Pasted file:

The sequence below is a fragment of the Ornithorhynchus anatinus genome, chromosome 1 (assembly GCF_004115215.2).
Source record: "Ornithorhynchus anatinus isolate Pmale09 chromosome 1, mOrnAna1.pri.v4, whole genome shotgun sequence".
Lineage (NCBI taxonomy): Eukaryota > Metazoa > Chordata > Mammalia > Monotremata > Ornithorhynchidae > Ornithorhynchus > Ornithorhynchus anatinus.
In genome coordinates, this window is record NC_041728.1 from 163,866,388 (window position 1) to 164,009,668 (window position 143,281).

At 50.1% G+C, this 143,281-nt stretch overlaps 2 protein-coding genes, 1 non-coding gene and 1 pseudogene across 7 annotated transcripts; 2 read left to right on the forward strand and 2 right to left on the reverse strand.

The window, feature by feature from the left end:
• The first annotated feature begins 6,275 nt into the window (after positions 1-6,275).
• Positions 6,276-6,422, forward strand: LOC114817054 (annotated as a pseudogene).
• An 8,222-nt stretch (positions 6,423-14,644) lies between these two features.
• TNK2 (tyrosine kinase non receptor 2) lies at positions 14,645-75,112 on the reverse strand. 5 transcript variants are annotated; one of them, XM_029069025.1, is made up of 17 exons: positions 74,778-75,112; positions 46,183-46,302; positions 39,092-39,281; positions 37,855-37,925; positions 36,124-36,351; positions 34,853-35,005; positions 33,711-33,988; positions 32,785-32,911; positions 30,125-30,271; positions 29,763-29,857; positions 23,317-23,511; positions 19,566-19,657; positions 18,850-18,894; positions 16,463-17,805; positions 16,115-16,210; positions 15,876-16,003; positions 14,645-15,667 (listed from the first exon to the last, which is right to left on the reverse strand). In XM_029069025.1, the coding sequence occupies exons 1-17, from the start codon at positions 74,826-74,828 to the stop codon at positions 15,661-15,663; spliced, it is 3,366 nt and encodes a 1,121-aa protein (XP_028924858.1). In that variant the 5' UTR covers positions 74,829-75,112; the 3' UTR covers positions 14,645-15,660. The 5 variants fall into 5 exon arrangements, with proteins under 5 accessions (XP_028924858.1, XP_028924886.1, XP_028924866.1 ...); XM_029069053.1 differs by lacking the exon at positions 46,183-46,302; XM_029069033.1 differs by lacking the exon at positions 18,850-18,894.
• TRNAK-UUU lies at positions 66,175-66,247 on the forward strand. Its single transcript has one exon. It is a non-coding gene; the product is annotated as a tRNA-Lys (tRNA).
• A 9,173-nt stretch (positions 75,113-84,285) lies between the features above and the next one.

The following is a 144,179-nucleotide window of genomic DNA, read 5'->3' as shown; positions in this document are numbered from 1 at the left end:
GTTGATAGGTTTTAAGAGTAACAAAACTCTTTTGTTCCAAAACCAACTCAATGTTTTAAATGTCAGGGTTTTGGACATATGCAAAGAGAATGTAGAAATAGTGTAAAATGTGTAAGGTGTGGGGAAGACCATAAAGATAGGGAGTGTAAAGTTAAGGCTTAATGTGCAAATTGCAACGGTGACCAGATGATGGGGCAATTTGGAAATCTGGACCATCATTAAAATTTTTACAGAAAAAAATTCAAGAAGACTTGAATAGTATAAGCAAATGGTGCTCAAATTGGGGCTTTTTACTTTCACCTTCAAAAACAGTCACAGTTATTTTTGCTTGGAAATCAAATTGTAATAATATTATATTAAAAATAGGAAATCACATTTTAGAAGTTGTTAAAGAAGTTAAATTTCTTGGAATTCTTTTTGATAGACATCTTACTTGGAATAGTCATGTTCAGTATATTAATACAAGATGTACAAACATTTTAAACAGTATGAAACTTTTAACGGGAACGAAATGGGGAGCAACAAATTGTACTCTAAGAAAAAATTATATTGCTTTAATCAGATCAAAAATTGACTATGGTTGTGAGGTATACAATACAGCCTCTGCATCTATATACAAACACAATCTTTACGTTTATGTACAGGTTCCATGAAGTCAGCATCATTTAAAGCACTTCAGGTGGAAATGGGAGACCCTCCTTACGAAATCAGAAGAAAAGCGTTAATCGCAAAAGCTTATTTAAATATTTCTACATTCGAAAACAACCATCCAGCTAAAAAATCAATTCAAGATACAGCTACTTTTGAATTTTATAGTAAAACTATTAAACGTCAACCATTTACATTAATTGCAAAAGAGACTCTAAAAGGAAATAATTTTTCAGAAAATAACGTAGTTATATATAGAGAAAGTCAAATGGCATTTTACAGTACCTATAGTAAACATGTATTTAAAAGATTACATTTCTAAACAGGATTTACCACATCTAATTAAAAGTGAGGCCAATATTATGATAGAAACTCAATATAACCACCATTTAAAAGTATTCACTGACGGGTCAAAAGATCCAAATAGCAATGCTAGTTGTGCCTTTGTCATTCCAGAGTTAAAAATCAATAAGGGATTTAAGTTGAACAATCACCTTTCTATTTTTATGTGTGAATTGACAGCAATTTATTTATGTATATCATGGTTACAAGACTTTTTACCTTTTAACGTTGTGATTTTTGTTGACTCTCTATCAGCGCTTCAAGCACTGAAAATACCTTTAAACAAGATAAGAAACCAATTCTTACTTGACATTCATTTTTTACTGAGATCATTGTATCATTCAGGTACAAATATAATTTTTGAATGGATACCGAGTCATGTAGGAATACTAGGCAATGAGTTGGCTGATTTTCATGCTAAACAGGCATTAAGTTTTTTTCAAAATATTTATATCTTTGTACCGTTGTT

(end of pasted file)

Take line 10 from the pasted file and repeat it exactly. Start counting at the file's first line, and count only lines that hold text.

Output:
• TNK2 (tyrosine kinase non receptor 2) lies at positions 14,645-75,112 on the reverse strand. 5 transcript variants are annotated; one of them, XM_029069025.1, is made up of 17 exons: positions 74,778-75,112; positions 46,183-46,302; positions 39,092-39,281; positions 37,855-37,925; positions 36,124-36,351; positions 34,853-35,005; positions 33,711-33,988; positions 32,785-32,911; positions 30,125-30,271; positions 29,763-29,857; positions 23,317-23,511; positions 19,566-19,657; positions 18,850-18,894; positions 16,463-17,805; positions 16,115-16,210; positions 15,876-16,003; positions 14,645-15,667 (listed from the first exon to the last, which is right to left on the reverse strand). In XM_029069025.1, the coding sequence occupies exons 1-17, from the start codon at positions 74,826-74,828 to the stop codon at positions 15,661-15,663; spliced, it is 3,366 nt and encodes a 1,121-aa protein (XP_028924858.1). In that variant the 5' UTR covers positions 74,829-75,112; the 3' UTR covers positions 14,645-15,660. The 5 variants fall into 5 exon arrangements, with proteins under 5 accessions (XP_028924858.1, XP_028924886.1, XP_028924866.1 ...); XM_029069053.1 differs by lacking the exon at positions 46,183-46,302; XM_029069033.1 differs by lacking the exon at positions 18,850-18,894.